I went to school in Manhattan for a while, and Astor Place meant a street in Greenwich Village, named after the incredibly wealthy John Jacob Astor.
When I pulled up my driveway earlier this week, I nearly rubbed my eyes to check my vision. Beyond the comforter and sheets bobbing on the clothesline, and further back, beyond the French drain to the mossy, moist part of the yard, was a sea of white stars. Uncountable asters had grown up, seemingly overnight. We’d never planted them; they just are; a visitor that comes every year as autumn approaches.
Toward the end of last autumn I picked a brownish, aged aster and placed it in a cobalt blue vase. My husband tossed it, thinking it was a bud that had stagnated from neglect. But I saved it because, even well past its prime, it had a modest, stalky beauty, well preserved. It was stalwart after summer ebbed, and I had to give it credit for its staying power.
The common name for the aster flower, which can bloom in white, blue, or purple, is the Michaelmas daisy, so named because it coincides with the feast of St Michael the archangel, according to Herbs Treat and Taste. The site also tells me that Virgil, some years before the start of AD (or Common Era), wrote about the flower, alluding to its use on holy shrines. I treasure the timelessness of these words nearly as much as I do gazing down out our bumper crop of stars:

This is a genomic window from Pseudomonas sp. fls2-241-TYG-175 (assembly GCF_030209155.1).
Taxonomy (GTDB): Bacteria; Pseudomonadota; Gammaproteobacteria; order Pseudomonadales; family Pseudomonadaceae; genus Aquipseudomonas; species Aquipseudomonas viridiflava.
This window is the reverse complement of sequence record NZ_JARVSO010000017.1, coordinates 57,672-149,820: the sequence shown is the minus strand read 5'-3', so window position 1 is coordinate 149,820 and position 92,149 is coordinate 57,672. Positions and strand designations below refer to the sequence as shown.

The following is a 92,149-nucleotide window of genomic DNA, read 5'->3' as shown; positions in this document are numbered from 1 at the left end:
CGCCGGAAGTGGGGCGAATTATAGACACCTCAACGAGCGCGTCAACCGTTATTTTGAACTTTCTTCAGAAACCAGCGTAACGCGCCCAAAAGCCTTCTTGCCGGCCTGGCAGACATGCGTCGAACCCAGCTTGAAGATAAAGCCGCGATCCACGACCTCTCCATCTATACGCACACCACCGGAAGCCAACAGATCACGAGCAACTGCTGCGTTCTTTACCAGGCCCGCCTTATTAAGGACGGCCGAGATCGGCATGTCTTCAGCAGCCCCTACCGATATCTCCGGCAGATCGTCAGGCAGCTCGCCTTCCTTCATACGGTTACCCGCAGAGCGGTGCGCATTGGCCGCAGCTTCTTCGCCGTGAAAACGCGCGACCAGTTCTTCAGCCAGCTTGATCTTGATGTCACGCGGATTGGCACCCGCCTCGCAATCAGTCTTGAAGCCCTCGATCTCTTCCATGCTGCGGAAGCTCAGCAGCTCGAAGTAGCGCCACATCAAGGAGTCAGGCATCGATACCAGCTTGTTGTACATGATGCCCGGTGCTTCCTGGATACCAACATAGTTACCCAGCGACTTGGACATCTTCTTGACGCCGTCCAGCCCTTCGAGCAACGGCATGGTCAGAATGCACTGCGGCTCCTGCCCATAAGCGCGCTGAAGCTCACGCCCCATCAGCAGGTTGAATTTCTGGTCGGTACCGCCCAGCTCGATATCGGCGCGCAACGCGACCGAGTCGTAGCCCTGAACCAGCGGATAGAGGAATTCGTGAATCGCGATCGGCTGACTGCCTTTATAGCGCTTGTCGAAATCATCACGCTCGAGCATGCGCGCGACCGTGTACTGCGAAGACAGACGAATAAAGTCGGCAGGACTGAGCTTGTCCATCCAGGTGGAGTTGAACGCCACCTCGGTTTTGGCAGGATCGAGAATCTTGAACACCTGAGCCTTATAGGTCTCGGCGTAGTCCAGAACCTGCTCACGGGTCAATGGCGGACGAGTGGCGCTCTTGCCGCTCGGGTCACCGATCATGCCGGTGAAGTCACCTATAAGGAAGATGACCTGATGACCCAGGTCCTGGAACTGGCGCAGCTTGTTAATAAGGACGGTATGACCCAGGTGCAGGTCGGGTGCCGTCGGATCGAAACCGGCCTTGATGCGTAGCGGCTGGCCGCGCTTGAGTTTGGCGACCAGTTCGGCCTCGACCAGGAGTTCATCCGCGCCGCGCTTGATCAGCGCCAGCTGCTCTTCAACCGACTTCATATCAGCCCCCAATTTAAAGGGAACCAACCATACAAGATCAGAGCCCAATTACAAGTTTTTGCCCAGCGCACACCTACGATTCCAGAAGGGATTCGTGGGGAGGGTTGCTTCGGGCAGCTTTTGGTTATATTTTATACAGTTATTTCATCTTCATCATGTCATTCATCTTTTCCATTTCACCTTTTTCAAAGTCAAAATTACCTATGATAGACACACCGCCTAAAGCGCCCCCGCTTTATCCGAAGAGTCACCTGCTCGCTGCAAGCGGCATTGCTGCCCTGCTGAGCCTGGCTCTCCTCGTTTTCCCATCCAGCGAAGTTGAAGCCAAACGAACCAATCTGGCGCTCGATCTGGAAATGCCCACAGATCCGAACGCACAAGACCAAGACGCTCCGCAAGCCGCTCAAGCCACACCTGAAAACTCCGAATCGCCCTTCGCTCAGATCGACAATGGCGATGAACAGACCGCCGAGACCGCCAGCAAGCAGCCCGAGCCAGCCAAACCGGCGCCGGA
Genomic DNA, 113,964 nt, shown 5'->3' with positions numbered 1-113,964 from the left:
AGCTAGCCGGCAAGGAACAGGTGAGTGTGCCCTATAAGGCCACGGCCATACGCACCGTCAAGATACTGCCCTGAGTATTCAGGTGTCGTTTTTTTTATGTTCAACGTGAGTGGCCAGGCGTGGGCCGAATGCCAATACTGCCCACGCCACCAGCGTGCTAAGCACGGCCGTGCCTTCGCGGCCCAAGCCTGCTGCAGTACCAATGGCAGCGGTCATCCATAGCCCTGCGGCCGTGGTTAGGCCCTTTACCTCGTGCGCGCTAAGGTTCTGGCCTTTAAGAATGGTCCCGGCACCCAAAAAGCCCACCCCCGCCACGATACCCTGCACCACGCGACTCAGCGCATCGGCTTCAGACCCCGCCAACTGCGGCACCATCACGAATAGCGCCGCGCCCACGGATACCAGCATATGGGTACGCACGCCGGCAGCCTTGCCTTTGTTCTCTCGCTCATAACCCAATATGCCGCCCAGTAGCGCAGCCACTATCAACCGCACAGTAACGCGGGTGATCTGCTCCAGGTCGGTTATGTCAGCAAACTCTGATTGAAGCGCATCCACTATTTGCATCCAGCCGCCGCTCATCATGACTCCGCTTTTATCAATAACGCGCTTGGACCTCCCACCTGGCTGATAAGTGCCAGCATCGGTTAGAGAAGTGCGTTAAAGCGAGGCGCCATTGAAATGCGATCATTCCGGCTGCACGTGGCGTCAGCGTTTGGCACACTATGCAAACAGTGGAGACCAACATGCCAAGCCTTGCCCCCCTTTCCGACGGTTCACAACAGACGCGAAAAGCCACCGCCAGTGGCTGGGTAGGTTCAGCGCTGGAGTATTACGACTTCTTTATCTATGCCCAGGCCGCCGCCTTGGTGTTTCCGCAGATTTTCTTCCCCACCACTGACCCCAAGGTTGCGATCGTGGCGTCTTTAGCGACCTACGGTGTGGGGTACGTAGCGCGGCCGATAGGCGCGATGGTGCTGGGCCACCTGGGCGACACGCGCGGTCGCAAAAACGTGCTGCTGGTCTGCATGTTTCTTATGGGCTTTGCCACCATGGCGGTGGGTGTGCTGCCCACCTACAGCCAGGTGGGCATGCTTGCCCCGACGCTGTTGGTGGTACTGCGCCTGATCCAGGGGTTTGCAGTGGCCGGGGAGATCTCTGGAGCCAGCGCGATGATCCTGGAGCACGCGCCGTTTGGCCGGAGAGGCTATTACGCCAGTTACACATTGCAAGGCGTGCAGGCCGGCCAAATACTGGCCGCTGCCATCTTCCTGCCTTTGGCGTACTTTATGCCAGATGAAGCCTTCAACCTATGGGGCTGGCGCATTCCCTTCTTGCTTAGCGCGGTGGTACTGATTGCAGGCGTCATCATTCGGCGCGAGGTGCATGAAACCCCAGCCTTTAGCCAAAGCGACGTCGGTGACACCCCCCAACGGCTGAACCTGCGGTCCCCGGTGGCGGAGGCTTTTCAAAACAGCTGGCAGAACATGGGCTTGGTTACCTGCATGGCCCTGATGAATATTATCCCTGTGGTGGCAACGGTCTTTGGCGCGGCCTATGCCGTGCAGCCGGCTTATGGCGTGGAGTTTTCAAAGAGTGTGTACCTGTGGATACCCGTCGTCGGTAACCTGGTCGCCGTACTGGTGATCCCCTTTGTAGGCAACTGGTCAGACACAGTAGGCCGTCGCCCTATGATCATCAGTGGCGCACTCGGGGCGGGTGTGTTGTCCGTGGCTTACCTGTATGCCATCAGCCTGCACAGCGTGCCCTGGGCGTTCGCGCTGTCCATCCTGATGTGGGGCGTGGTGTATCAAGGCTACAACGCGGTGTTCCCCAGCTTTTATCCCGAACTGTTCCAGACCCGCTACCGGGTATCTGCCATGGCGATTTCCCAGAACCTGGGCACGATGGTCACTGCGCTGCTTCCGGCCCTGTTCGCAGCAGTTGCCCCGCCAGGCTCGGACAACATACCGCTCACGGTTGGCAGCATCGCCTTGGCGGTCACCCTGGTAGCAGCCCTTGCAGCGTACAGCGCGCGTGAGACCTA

There is a useful flower
Growing in the meadows, which the country folk
Call star-wort, not a blossom hard to find,
For its large cluster lifts itself in air.
Out of one root; its central orb is gold
But it wears petals in a numerous ring
Of glossy purplish blue; ’tis often laid
In twisted garlands at some holy shrine.
Bitter its taste; the shepherds gather it
In valley-pastures where the winding streams
Of Mella flow. The roots of this, steeped well,
In hot, high-flavored wine, thou may’st set down
At the hive door in baskets heaping full.